From the hottest oceans on record to billions of dollars in climate-related disaster in 2021, here are three short summaries of climate & cleantech news stories from Nexus Media.
The world’s oceans broke heat records, again, in 2021, according to new research from a team of 23 international scientists analyzing thousands of ocean temperature readings. The “ocean stores more than 90% of the Earth’s net heat gain due to greenhouse gases, thus ocean warming is a fundamental indicator of climate change,” Lijing Cheng, lead author and associate professor at the Chinese Academy of Sciences, told the Washington Post. “The record ocean warming in 2021 is strong evidence that global warming continues.”
The study, published today in Advances in Atmospheric Sciences, found the Earth’s oceans have heated up eight times faster since the 1980s than they did in previous decades – a rate only possible because of humans’ extraction and combustion of fossil fuels – and a trend scientists expect to continue. To put the 14 zettajoules of heat energy absorbed by the oceans into context, study co-author John Abraham, a professor at the University of St. Thomas in Minnesota, wrote in a Guardian op-ed, “Oceans have absorbed heat equivalent to seven Hiroshima atomic bombs detonating each second, 24 hours a day, 365 days a year.”
The apartment fire that killed 17 people in the Bronx on Sunday illustrates the urgent energy and environmental justice imperatives for improving building efficiency. Reports indicate the fire was started by a space heater, even though the building’s heat was working. Internal stairwells choked with smoke and other factors prevented residents from escaping the smoke-filled building. Public housing residents are forced to use space heaters and even their gas stoves to heat their living spaces, raising fire risks, indoor air pollution, and increased climate pollution. “To hear from initial reports that a faulty space heater is the cause of such a large fire is horrifying and unacceptable,” Taylor Morton of WE ACT on Environmental Justice told Earther. “New Yorkers deserve adequate and efficient heat in the wintertime, and this event proves that outdated infrastructure can not only impact our quality of life, but can be deadly.”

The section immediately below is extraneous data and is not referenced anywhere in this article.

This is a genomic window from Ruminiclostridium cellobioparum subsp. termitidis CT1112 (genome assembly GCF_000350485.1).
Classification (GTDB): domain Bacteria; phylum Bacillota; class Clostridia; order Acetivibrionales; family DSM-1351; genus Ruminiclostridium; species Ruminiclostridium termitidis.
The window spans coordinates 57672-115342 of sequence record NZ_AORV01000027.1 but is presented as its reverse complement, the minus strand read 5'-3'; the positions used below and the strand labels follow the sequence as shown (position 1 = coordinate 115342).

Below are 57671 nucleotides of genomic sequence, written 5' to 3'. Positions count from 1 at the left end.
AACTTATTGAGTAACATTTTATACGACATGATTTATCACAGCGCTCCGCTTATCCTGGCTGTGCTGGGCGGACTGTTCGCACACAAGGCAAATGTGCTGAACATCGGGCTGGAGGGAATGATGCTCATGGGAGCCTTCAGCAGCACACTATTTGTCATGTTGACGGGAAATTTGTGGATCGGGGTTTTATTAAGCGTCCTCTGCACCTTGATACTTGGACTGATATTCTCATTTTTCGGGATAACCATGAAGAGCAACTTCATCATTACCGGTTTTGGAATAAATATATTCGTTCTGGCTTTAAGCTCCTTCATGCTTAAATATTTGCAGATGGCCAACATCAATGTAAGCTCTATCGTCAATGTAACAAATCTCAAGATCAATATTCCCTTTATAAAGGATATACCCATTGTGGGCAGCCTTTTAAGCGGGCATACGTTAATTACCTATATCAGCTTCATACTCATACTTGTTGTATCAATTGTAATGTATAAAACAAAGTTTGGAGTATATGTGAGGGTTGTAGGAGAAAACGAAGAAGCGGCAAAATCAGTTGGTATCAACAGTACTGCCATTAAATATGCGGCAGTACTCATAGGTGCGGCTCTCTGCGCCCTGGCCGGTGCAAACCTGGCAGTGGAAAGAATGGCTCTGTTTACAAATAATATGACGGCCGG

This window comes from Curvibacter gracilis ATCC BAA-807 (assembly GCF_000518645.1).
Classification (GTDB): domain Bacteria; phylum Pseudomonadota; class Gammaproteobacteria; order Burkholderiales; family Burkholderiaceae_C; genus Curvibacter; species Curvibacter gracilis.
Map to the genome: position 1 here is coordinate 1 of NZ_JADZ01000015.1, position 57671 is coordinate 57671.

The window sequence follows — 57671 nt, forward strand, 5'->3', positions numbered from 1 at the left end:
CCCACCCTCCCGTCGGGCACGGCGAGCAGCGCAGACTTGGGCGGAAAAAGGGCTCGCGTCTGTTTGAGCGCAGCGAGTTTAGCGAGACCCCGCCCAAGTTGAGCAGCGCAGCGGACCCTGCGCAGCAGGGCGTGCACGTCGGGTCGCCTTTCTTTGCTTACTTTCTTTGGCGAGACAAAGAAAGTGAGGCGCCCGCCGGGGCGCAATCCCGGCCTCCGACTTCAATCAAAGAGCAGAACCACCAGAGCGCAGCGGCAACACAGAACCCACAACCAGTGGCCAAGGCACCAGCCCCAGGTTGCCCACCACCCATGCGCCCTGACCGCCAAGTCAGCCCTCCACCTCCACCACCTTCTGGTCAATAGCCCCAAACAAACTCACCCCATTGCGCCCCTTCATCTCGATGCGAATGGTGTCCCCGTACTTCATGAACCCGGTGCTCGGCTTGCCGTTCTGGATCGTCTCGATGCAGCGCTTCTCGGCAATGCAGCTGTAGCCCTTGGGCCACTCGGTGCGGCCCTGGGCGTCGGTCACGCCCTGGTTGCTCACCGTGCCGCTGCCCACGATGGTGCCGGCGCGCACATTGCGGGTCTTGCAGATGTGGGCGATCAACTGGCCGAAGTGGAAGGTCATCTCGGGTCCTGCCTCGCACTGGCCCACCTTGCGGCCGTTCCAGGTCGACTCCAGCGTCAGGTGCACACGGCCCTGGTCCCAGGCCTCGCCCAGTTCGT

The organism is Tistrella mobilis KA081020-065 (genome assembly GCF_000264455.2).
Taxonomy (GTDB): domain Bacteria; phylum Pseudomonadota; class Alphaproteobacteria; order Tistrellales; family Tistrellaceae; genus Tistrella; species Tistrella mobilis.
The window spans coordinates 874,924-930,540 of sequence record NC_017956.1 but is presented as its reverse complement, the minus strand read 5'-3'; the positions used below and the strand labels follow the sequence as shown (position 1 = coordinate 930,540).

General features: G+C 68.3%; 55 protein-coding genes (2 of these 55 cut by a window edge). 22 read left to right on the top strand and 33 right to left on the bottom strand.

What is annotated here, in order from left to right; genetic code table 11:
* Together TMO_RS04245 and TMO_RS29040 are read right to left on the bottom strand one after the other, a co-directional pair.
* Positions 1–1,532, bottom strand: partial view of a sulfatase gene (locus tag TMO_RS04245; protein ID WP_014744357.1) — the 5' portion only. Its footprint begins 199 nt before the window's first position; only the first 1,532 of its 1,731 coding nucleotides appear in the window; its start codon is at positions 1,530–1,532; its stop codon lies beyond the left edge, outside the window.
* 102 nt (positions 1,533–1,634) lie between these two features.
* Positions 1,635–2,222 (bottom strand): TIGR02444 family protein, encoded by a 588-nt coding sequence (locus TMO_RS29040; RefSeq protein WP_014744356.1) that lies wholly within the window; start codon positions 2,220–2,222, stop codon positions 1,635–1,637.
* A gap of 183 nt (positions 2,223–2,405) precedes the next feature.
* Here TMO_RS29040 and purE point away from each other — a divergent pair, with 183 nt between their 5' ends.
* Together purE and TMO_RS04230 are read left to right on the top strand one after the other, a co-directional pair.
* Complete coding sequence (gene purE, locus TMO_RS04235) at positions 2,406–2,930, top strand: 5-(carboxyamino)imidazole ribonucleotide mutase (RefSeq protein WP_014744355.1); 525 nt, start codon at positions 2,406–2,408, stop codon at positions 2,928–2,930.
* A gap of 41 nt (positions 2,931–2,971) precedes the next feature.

Twenty extreme weather disasters killed 688 people in the U.S. last year and collectively inflicted at least $145 billion in damage, NOAA reported Monday. 2021 was the deadliest year for climate extremes in a decade (even with, as Earther notes, likely under-estimated death tolls from the Pacific Northwest heatwave and Texas freeze), and NOAA also determined 2021 was the fourth-hottest year on record in the U.S. By far the most expensive disaster, Hurricane Ida left a $74 billion trail of destruction from Louisiana to New York and four months later residents are finally moving from tent camps into trailers.
“2021 was, in essence, watching the climate projections of the past come true,” Rachel Licker, a senior climate scientist at UCS, told CNN. “The fingerprints of climate change were all over many of the billion-dollar events that hit the US this year.”
Just from disasters that caused at least $1 billion in damage, extreme weather has inflicted $750 billion of damage on the U.S. in the past five years alone. The reports came as Joe Manchin (D.-W.Va.) and Senate Republicans hold up the Build Back Better Act and its $555 billion in climate and clean energy provisions.
The NOAA reports also came the same day a Rhodium Group report found U.S. climate pollution jumped more than 6% from 2020 to 2021, while Munich Re announced that globally, natural disasters cost the world $280 billion in 2021, of which only $120 billion was covered by insurers.
Sources: E&E News, AP, Earther, CNN, Washington Post $, Politico Pro $, Axios, The Hill, Reuters, Forbes; Ida trailers: Houma Today, AP; Munich Re: FT $, Bloomberg $), Reuters, AP; Joe Manchin: Rolling Stone